Fifty years ago today, Sylvia Plath finished a poem that would go on to become one her most famous. It was called “Daddy”. On that day, she wrote to her mother, describing the process:

Every morning, when my sleeping pill wears off, I am up about five, in my study with coffee, writing like mad—have managed a poem a day before breakfast. All book poems. Terrific stuff, as though domesticity had choked me.

Having been enamored with Plath’s woefully short and tumultuous life for practically forever, we at VIII Nothing are proud to celebrate the birthday of one of the finest poems of the twentieth century.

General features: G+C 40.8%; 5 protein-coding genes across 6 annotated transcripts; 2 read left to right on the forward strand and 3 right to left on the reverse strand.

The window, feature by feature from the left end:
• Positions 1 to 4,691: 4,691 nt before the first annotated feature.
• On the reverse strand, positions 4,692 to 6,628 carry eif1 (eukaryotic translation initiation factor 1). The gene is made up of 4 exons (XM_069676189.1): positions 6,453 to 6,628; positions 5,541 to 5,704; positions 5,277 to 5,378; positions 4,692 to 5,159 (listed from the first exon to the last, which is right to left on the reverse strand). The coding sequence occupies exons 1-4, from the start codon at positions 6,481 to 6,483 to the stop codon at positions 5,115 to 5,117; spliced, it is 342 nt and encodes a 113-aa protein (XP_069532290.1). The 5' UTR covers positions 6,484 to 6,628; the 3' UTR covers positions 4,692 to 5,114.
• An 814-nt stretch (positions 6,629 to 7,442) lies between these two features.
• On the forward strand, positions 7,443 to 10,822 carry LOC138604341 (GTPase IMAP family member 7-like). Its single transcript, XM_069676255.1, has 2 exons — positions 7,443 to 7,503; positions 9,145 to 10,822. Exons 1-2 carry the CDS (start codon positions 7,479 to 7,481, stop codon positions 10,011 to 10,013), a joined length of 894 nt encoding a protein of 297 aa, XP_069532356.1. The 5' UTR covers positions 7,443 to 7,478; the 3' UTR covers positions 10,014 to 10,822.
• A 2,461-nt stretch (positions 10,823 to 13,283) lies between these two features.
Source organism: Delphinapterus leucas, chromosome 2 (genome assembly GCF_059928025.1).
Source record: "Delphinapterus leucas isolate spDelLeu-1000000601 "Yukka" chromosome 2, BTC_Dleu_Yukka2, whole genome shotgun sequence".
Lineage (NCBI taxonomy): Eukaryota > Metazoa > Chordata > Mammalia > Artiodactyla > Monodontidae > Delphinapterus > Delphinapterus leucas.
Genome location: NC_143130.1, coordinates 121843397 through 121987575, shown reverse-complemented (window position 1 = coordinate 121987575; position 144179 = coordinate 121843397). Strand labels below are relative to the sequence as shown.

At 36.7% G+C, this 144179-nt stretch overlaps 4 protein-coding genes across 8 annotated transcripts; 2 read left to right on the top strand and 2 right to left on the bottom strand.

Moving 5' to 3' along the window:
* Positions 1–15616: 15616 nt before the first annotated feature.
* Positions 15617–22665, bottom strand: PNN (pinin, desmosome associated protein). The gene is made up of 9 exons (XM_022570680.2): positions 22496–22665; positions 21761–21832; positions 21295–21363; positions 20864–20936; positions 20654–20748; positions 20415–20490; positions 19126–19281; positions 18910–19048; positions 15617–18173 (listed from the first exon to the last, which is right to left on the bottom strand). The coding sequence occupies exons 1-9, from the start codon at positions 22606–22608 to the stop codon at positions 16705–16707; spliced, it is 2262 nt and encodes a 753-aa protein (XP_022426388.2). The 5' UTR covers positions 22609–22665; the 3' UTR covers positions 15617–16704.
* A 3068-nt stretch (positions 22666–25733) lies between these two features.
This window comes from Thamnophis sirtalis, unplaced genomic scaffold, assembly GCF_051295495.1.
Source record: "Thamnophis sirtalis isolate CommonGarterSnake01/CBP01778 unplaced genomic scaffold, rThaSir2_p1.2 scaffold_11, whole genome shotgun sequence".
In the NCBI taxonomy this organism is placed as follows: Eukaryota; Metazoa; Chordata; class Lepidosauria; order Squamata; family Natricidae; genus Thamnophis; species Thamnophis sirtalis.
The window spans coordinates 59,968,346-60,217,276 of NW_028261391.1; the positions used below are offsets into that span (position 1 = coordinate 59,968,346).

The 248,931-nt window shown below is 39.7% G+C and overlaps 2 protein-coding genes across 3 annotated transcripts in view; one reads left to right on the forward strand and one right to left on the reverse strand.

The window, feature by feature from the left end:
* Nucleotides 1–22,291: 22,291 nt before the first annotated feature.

For those interested (and you should be!), the Paris Review, which is reliably excellent, has a long and in-depth piece up on Plath and Ariel and the creation of “Daddy”—among a lot of other things. It’s a good read, and managed to teach us a few things about Plath’s life (and here we thought we were experts all along).

And if you’ve never read the poem, for God’s sake, hurry the hell up and do it already.